White Guy Watches Bollywood

A random white guy engages with contemporary Indian cinema... one movie at a time

Anil Grover

Hindi Movie Review: Dunki succeeds as a broad character comedy, but fails as a nuanced commentary on immigration

Shah Rukh Khan headlines the new Hindi movie "Dunki," here reviewed by White Guy Watches Bollywood.

What a 2023 it has been for Shah Rukh Khan, whose return to leading roles following a four-year hiatus couldn’t have gone any better from a commercial perspective. Audiences warmly embraced his action extravaganzas Jawan and Pathaan, catapulting them to the first and second slots, respectively, for the calendar year at the Indian box office. Both garnered high marks from critics (including yours truly), as well, with robust compliments given to Khan’s performances and the overall craftsmanship of the films.

Now comes Dunki, Khan’s third and final movie of the year, and the first comedy-drama of the bunch. It’s a heartwarming, crowd-pleasing journey that’s likely to be just as much of a hit with audiences as Jawan and Pathaan, especially families looking for a feel-good outing over the Christmas holiday period. Critics, however, are likely to meet this one with more reserved praise, as its social commentary on immigration comes across as awfully simpleminded when held up to any level of scrutiny.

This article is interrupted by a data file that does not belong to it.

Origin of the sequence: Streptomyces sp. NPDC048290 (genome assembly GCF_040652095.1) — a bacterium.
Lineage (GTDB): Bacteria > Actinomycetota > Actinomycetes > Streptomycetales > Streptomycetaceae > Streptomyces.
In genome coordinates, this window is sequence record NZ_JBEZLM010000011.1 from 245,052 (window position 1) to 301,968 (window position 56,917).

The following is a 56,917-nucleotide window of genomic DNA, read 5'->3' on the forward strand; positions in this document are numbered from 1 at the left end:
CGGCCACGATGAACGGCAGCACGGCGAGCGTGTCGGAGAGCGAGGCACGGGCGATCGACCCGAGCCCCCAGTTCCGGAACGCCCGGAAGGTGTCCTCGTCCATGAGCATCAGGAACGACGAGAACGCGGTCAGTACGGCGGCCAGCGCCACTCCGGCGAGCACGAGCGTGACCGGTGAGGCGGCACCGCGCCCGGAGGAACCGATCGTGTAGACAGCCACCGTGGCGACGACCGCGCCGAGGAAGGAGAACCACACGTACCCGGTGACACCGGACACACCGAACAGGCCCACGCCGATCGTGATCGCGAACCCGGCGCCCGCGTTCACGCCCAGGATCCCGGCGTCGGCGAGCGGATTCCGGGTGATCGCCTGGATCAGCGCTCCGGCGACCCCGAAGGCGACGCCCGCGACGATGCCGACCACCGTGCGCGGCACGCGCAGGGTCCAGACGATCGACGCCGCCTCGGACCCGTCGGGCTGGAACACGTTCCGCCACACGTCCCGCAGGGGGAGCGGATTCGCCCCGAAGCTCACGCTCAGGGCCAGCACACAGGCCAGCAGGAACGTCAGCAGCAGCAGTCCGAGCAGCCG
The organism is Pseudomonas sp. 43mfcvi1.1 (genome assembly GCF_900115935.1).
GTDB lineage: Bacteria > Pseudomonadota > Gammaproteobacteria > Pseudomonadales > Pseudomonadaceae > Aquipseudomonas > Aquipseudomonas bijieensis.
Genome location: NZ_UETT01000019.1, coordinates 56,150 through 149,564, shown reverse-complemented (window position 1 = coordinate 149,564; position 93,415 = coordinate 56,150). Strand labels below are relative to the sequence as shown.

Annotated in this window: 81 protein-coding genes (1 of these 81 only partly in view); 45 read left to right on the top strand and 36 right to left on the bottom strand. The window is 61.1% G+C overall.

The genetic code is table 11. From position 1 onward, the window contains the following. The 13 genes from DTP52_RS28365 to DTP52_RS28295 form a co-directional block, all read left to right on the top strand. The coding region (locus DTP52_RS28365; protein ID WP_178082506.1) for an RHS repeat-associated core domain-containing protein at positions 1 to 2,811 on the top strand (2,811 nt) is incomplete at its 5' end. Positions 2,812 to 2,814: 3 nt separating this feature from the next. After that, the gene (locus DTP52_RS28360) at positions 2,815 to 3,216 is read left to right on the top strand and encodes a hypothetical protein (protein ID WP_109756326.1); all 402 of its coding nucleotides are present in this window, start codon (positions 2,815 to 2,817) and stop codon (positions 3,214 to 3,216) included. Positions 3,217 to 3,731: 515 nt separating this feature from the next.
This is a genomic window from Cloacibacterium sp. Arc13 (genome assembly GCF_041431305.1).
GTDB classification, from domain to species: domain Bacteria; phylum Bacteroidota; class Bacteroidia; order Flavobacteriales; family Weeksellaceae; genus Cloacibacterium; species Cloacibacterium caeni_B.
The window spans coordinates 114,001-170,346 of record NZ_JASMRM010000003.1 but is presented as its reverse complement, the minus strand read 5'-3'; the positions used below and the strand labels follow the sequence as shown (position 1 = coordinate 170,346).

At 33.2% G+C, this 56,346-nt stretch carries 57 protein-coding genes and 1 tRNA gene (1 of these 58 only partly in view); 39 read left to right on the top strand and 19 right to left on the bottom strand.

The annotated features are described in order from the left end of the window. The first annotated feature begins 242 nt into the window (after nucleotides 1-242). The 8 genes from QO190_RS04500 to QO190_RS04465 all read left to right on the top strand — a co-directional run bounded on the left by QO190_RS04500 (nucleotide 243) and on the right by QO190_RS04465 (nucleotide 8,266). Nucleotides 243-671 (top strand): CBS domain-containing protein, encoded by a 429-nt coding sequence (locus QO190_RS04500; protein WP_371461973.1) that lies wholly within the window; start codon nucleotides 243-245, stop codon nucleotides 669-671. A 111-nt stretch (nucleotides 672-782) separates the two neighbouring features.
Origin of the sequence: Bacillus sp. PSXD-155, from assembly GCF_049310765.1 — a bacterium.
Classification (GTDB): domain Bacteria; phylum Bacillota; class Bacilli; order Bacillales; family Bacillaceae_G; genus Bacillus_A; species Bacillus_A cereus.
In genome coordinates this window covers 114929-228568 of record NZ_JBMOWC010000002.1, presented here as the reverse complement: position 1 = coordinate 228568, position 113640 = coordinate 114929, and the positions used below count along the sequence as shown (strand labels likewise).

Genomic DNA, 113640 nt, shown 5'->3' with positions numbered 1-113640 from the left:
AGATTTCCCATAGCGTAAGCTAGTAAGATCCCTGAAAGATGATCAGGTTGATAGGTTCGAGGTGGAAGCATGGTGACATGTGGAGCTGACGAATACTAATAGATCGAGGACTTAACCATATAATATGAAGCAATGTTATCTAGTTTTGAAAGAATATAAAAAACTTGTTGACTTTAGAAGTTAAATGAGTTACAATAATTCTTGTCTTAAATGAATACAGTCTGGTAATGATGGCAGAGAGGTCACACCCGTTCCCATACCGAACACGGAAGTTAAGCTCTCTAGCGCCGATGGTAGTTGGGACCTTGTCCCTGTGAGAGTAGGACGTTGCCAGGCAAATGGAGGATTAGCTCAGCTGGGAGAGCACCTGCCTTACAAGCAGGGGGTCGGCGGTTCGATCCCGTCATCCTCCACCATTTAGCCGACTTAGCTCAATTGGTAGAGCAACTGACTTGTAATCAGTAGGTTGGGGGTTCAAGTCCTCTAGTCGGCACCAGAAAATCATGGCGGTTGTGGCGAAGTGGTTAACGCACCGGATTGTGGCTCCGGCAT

But let’s start with the positives, of which there are many. First and foremost, Dunki is a friendship movie/road comedy with a cast that has effortless chemistry together. After a brief prologue set in the present, we meet friends Hardy (Khan), Manu (Taapsee Pannu), Buggu (Vikram Kochhar), and Balli (Anil Grover) in the year 1995. All of the actors play both much-younger versions of themselves in 1995 and much-older versions of themselves in 2023, with relatively modest makeup and hairstyling enhancements, which is a ludicrous creative choice on its face but it somehow only adds to the film’s spunky charm.

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